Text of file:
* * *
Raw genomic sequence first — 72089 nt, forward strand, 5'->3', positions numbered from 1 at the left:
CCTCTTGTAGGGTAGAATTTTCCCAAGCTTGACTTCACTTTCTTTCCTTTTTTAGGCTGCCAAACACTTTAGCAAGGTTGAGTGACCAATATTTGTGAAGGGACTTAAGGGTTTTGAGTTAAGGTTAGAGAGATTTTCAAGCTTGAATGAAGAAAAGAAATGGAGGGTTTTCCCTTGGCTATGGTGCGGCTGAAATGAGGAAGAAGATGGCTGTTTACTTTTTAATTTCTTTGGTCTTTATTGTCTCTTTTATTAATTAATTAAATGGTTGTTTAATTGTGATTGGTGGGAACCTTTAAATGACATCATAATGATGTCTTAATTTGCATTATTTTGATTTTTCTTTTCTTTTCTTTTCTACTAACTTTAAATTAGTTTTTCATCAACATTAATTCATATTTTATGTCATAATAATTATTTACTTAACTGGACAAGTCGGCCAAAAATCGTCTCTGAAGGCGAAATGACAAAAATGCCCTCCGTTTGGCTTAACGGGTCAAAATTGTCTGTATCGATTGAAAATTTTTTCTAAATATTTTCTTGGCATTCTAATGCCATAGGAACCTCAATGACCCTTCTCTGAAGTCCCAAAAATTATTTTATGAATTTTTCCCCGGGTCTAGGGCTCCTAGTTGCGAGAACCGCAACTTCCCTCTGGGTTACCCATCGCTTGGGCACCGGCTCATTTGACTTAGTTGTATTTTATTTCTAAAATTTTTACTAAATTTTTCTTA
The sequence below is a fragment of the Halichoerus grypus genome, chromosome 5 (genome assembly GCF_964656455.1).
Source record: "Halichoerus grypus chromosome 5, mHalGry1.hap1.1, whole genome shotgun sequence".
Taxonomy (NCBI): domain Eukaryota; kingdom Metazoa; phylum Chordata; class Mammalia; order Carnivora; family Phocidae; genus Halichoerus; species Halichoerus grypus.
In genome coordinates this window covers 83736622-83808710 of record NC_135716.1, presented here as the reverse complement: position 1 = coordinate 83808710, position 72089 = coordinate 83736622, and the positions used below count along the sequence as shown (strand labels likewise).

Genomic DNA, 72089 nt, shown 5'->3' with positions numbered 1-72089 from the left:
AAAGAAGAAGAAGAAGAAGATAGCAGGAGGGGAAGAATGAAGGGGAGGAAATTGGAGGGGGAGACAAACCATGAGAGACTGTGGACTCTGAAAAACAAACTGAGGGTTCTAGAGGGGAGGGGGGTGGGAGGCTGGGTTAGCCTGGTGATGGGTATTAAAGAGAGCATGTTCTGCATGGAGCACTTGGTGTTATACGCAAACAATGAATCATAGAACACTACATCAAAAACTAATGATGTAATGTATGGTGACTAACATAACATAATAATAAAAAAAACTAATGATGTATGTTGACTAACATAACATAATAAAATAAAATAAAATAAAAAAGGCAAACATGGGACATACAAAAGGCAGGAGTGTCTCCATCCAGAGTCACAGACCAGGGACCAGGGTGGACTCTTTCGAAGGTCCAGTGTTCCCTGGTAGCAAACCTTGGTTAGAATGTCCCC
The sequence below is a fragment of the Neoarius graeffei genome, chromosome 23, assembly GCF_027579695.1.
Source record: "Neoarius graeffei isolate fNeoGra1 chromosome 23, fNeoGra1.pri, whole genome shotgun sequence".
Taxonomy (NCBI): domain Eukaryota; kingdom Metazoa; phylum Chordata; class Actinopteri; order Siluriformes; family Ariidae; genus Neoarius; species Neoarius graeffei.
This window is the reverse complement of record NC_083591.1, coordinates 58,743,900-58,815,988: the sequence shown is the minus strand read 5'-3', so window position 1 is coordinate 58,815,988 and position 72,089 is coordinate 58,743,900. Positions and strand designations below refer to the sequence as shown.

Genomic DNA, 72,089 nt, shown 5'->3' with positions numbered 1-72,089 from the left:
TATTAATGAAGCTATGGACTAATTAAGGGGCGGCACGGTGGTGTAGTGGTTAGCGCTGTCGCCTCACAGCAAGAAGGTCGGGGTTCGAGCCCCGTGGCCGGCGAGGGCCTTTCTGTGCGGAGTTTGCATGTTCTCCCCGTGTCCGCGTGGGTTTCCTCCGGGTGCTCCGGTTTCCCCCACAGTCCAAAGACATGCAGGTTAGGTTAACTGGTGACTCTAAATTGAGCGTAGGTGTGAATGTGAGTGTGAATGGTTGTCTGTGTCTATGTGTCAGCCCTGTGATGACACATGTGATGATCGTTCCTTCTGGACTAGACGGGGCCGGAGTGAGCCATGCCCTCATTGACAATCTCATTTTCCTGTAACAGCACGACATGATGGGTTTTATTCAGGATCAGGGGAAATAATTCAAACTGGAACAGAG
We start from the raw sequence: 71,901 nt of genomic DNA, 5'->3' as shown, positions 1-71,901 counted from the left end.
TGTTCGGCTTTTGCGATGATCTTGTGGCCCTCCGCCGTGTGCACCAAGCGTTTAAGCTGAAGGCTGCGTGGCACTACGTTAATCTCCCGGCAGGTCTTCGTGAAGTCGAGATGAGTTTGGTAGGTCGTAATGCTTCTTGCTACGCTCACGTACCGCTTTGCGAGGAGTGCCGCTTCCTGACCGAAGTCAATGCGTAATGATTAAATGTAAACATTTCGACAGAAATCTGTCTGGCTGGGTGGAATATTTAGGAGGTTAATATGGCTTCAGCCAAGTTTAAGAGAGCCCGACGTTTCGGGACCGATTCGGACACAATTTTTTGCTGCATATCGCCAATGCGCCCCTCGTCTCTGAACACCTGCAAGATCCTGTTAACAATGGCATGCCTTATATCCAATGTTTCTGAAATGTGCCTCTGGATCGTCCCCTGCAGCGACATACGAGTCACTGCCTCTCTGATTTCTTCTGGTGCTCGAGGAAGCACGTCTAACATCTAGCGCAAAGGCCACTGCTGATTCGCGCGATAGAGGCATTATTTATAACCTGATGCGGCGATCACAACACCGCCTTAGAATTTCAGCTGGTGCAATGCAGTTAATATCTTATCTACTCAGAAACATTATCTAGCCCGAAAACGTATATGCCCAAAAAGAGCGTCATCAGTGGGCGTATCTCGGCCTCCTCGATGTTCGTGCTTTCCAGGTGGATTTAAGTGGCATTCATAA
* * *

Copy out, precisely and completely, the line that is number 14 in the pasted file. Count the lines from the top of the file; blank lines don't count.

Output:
TATTAATGAAGCTATGGACTAATTAAGGGGCGGCACGGTGGTGTAGTGGTTAGCGCTGTCGCCTCACAGCAAGAAGGTCGGGGTTCGAGCCCCGTGGCCGGCGAGGGCCTTTCTGTGCGGAGTTTGCATGTTCTCCCCGTGTCCGCGTGGGTTTCCTCCGGGTGCTCCGGTTTCCCCCACAGTCCAAAGACATGCAGGTTAGGTTAACTGGTGACTCTAAATTGAGCGTAGGTGTGAATGTGAGTGTGAATGGTTGTCTGTGTCTATGTGTCAGCCCTGTGATGACACATGTGATGATCGTTCCTTCTGGACTAGACGGGGCCGGAGTGAGCCATGCCCTCATTGACAATCTCATTTTCCTGTAACAGCACGACATGATGGGTTTTATTCAGGATCAGGGGAAATAATTCAAACTGGAACAGAG